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What Are Problem Areas For Trustees?

Posted: Thursday, 21 March 2024 @ 09:26

What are key problem areas/focuses of litigation for Trustees?


Executors (who are not necessarily trustees) do not have a duty to inform beneficiaries of their interests, the distinction being that a Will is a public document. However, in the case of a Will establishing a trust, assuming the executors and trustees are the same people, once the administration of the estate is complete the executors will become trustees and will then have a duty to inform beneficiaries of their interests.

A trustee must keep clear and accurate accounts (Springett v Dashwood (1860) 2 Giff 521).

A beneficiary theoretically has the right to see the accounts (Armitage v Nurse [1998] Ch 241).

A beneficiary does not have the right to be given other information about the trust but may apply to the Court for an Order requiring the trustees to produce this information. He or she is likely to be granted access to the information if his or her request is reasonable, as in Schmidt v. Rosewood Trust [2003] UKPC 26).

Appropriate delegation?

Not to delegate duties unless authorised. The Trustee Act 2000 (s.11) allows trustees to appoint agents to exercise any of their delegable functions. The functions that trustees are not allowed to delegate include: any function relating to whether or in what way any assets of the trust should be distributed.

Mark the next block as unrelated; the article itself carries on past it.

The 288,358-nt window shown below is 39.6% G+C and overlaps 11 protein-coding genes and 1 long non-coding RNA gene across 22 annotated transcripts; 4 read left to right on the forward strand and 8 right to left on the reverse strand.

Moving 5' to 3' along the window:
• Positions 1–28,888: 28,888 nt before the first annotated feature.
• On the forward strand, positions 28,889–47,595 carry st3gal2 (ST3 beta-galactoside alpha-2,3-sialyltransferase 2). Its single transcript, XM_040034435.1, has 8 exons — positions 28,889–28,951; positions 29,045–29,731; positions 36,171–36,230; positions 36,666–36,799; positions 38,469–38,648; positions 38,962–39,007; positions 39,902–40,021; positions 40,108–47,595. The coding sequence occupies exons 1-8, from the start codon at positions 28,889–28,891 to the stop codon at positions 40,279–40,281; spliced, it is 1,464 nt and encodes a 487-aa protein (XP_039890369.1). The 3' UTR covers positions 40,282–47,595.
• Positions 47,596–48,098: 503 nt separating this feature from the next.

For both estate and trust administration, there exists a clear duty to ascertain the assets and liabilities, and to administer these according to the terms of the will or trust deed, and the law. Appropriate records should therefore be maintained which will enable them to successfully do so.

What documents should be retained?

For an estate administration, the main documents to retain must include the Will and Codicils (where applicable); the original sealed Grant of Representation (plus copies); any Instruments of Variation; original death certificates; and copy birth or marriage certificates for beneficiaries whose entitlements are determined by age, or those who have married since execution of the Will.

The same approach to record-keeping applies to the administration of trusts. A trust may arise out of an estate administration, and therefore the retention of the above documents will also be essential in ensuring that an ongoing trust is administered appropriately from the outset.

Trustees must be familiar with the terms of the trust (Hallows v Lloyd (1888)), and must be prepared to produce on request any documents or information about the trust, including the trust deed as in Manning v Commissioner of Taxation (1928)

What are the duties to maintain records?

With respect to documents trustees should maintain

•     trustees minutes;

•     details of appointments out;

•     instruments;

•     adding assets to the trust;

•     completion statements;

•     deeds retiring or appointing new trustees;

•     beneficiaries’ names and addresses;

•     copy birth or marriage certificates where appropriate; and any documents sent to, or received from HMRC are important;

•     copies of any legal advice or opinions, to demonstrate that they have taken advice where appropriate, and to determine the reasoning behind their decisions.